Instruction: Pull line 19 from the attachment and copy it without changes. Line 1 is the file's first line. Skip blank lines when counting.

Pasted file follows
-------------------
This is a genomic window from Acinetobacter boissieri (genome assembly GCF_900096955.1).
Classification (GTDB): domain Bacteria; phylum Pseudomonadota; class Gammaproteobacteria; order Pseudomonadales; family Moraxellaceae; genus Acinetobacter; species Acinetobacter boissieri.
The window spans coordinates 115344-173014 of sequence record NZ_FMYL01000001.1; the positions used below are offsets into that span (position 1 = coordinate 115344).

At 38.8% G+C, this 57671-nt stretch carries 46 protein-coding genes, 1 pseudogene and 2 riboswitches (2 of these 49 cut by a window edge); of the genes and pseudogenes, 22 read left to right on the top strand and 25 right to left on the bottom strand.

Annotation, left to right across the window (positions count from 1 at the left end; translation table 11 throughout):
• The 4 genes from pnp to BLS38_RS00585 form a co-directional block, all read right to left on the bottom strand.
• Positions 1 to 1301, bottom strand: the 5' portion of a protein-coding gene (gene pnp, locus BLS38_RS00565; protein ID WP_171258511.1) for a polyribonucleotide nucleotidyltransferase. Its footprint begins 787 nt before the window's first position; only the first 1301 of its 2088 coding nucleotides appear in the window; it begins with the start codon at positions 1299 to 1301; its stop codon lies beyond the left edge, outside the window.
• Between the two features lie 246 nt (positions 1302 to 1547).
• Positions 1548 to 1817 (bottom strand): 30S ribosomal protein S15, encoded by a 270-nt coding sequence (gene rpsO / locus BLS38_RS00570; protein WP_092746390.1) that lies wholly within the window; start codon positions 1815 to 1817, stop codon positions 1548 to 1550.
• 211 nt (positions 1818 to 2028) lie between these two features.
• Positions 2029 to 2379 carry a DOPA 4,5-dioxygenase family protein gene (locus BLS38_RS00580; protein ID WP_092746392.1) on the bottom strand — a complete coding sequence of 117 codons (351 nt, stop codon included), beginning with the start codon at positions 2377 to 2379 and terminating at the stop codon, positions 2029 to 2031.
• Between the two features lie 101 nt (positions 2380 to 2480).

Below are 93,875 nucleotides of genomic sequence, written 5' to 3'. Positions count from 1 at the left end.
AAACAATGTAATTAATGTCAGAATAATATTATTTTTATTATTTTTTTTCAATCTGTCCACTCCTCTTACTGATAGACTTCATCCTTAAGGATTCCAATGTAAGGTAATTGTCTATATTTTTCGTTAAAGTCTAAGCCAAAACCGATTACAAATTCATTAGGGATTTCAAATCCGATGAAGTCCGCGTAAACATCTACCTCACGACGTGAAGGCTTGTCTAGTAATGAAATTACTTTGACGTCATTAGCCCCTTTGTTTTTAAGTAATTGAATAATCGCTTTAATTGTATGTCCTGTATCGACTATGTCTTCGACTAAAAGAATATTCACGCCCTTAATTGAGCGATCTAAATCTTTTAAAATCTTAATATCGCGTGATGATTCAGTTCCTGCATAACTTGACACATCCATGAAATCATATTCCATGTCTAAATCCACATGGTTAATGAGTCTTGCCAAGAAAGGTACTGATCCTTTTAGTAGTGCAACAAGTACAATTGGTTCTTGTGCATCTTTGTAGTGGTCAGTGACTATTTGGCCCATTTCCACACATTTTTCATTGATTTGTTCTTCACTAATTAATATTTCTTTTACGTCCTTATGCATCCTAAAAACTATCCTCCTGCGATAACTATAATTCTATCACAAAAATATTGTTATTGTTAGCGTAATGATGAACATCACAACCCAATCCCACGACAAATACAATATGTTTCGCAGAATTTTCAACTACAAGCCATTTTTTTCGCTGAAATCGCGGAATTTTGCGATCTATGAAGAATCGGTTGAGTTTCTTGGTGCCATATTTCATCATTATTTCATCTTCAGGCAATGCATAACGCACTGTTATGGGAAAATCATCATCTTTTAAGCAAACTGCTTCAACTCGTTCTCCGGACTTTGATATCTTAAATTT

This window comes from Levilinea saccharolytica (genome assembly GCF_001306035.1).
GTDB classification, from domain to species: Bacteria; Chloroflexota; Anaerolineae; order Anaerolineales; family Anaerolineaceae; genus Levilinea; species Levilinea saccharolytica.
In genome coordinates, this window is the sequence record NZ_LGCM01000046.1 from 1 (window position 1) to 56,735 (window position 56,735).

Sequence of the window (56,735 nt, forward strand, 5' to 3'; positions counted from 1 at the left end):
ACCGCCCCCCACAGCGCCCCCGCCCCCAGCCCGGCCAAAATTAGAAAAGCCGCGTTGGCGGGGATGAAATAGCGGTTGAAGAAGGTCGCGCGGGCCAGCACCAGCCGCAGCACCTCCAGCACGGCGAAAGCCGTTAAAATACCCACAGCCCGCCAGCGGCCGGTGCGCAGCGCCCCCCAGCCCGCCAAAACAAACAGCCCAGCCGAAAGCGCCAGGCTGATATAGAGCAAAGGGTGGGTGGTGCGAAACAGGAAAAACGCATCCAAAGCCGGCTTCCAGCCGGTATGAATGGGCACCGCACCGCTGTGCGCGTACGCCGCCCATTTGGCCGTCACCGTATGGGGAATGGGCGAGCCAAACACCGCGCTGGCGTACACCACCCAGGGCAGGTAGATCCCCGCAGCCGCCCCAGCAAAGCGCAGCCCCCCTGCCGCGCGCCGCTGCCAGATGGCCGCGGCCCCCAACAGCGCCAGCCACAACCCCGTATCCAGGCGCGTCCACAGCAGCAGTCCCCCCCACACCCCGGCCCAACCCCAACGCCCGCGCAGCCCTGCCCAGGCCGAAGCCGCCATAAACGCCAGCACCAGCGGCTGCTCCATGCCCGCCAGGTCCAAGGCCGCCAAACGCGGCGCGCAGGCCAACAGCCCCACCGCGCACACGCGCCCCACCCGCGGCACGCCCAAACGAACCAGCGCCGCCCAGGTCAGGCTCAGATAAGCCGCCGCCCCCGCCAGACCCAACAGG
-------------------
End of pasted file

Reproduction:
ACCGCCCCCCACAGCGCCCCCGCCCCCAGCCCGGCCAAAATTAGAAAAGCCGCGTTGGCGGGGATGAAATAGCGGTTGAAGAAGGTCGCGCGGGCCAGCACCAGCCGCAGCACCTCCAGCACGGCGAAAGCCGTTAAAATACCCACAGCCCGCCAGCGGCCGGTGCGCAGCGCCCCCCAGCCCGCCAAAACAAACAGCCCAGCCGAAAGCGCCAGGCTGATATAGAGCAAAGGGTGGGTGGTGCGAAACAGGAAAAACGCATCCAAAGCCGGCTTCCAGCCGGTATGAATGGGCACCGCACCGCTGTGCGCGTACGCCGCCCATTTGGCCGTCACCGTATGGGGAATGGGCGAGCCAAACACCGCGCTGGCGTACACCACCCAGGGCAGGTAGATCCCCGCAGCCGCCCCAGCAAAGCGCAGCCCCCCTGCCGCGCGCCGCTGCCAGATGGCCGCGGCCCCCAACAGCGCCAGCCACAACCCCGTATCCAGGCGCGTCCACAGCAGCAGTCCCCCCCACACCCCGGCCCAACCCCAACGCCCGCGCAGCCCTGCCCAGGCCGAAGCCGCCATAAACGCCAGCACCAGCGGCTGCTCCATGCCCGCCAGGTCCAAGGCCGCCAAACGCGGCGCGCAGGCCAACAGCCCCACCGCGCACACGCGCCCCACCCGCGGCACGCCCAAACGAACCAGCGCCGCCCAGGTCAGGCTCAGATAAGCCGCCGCCCCCGCCAGACCCAACAGG